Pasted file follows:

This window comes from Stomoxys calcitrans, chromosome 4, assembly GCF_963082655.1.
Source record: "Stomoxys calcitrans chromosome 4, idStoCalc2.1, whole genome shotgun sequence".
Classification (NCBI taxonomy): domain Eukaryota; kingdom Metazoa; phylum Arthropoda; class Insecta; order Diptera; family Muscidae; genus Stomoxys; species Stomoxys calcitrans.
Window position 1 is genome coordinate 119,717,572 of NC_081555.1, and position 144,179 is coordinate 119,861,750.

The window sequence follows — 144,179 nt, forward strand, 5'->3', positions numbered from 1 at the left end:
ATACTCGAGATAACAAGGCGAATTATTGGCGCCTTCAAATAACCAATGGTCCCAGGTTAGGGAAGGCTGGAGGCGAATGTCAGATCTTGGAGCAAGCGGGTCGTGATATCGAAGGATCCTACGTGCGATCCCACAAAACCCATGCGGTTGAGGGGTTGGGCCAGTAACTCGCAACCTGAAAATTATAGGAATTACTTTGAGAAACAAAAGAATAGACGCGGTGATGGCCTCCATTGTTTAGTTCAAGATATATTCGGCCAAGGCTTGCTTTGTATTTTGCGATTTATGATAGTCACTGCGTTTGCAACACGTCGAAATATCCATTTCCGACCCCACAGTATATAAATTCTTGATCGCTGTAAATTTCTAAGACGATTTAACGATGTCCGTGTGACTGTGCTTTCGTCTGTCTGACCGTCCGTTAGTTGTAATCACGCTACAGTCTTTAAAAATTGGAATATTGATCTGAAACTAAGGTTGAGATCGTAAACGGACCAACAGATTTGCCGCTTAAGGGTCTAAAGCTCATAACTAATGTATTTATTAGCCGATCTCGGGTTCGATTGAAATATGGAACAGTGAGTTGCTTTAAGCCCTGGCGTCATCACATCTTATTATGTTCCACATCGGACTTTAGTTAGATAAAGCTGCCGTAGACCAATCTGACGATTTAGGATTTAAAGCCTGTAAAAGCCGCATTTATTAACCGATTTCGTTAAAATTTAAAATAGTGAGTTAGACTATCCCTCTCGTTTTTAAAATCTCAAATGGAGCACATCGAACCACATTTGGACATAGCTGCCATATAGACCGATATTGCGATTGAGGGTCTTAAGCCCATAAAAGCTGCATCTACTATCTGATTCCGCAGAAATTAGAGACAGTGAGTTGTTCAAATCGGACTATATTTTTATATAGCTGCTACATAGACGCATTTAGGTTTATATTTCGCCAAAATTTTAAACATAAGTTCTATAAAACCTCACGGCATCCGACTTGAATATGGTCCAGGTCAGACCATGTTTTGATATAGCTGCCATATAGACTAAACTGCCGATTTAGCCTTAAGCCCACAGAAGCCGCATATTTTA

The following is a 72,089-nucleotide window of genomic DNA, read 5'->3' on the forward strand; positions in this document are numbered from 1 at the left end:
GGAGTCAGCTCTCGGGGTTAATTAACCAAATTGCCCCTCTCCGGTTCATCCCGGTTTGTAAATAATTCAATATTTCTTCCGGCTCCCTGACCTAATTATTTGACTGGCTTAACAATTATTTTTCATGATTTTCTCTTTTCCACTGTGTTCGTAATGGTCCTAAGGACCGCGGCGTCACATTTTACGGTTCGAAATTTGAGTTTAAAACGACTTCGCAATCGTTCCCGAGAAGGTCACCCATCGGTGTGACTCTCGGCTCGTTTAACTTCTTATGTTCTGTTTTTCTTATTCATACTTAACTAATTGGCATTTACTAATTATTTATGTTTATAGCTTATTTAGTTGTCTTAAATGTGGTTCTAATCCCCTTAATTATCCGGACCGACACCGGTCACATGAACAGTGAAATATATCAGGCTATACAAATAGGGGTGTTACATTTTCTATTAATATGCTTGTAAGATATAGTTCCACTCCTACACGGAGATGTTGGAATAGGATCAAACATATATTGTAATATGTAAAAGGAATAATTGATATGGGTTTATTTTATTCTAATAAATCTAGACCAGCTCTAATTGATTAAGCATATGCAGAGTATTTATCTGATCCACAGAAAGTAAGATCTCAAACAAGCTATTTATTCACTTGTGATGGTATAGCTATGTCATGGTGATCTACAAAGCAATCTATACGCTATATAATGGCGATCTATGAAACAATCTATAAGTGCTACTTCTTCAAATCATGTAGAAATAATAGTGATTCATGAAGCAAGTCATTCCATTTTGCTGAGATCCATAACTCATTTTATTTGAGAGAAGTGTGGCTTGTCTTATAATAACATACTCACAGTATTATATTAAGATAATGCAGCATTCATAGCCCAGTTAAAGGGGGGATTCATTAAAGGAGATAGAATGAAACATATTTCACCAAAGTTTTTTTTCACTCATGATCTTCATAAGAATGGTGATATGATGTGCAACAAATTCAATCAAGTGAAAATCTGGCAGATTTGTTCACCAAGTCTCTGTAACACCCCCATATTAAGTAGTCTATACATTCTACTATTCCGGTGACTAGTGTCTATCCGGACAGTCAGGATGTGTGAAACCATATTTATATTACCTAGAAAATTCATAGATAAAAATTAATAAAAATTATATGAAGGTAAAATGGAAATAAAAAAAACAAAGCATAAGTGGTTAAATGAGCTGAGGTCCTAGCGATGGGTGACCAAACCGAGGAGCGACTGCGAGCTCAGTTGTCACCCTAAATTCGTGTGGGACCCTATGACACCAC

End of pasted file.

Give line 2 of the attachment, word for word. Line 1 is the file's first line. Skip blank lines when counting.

Source record: "Stomoxys calcitrans chromosome 4, idStoCalc2.1, whole genome shotgun sequence".